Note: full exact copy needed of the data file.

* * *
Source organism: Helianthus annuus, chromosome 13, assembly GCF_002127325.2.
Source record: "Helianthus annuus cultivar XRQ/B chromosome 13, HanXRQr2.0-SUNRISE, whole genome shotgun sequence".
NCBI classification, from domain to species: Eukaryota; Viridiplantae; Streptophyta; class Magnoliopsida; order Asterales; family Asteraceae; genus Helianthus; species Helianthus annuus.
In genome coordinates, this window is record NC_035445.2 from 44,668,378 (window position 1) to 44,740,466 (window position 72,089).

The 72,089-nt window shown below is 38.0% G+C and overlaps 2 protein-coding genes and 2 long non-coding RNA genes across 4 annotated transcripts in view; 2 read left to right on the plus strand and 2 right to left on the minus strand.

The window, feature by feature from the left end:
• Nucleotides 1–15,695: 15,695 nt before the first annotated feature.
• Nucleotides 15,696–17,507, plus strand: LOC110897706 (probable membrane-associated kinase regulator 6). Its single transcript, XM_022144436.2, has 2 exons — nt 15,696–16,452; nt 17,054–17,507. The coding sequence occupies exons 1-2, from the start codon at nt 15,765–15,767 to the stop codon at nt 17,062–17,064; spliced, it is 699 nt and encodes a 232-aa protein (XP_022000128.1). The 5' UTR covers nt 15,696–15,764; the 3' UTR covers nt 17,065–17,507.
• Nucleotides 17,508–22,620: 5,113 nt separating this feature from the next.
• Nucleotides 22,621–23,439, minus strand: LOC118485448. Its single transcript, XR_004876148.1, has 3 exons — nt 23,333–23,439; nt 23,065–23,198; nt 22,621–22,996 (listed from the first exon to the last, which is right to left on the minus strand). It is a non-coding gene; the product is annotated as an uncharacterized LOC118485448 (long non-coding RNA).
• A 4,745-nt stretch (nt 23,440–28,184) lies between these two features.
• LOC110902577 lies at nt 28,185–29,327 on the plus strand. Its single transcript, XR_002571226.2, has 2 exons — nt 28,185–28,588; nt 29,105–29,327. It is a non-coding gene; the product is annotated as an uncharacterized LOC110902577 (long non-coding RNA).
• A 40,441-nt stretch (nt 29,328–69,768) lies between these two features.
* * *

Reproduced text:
Source organism: Helianthus annuus, chromosome 13, assembly GCF_002127325.2.
Source record: "Helianthus annuus cultivar XRQ/B chromosome 13, HanXRQr2.0-SUNRISE, whole genome shotgun sequence".
NCBI classification, from domain to species: Eukaryota; Viridiplantae; Streptophyta; class Magnoliopsida; order Asterales; family Asteraceae; genus Helianthus; species Helianthus annuus.
In genome coordinates, this window is record NC_035445.2 from 44,668,378 (window position 1) to 44,740,466 (window position 72,089).

The 72,089-nt window shown below is 38.0% G+C and overlaps 2 protein-coding genes and 2 long non-coding RNA genes across 4 annotated transcripts in view; 2 read left to right on the plus strand and 2 right to left on the minus strand.

The window, feature by feature from the left end:
• Nucleotides 1–15,695: 15,695 nt before the first annotated feature.
• Nucleotides 15,696–17,507, plus strand: LOC110897706 (probable membrane-associated kinase regulator 6). Its single transcript, XM_022144436.2, has 2 exons — nt 15,696–16,452; nt 17,054–17,507. The coding sequence occupies exons 1-2, from the start codon at nt 15,765–15,767 to the stop codon at nt 17,062–17,064; spliced, it is 699 nt and encodes a 232-aa protein (XP_022000128.1). The 5' UTR covers nt 15,696–15,764; the 3' UTR covers nt 17,065–17,507.
• Nucleotides 17,508–22,620: 5,113 nt separating this feature from the next.
• Nucleotides 22,621–23,439, minus strand: LOC118485448. Its single transcript, XR_004876148.1, has 3 exons — nt 23,333–23,439; nt 23,065–23,198; nt 22,621–22,996 (listed from the first exon to the last, which is right to left on the minus strand). It is a non-coding gene; the product is annotated as an uncharacterized LOC118485448 (long non-coding RNA).
• A 4,745-nt stretch (nt 23,440–28,184) lies between these two features.
• LOC110902577 lies at nt 28,185–29,327 on the plus strand. Its single transcript, XR_002571226.2, has 2 exons — nt 28,185–28,588; nt 29,105–29,327. It is a non-coding gene; the product is annotated as an uncharacterized LOC110902577 (long non-coding RNA).
• A 40,441-nt stretch (nt 29,328–69,768) lies between these two features.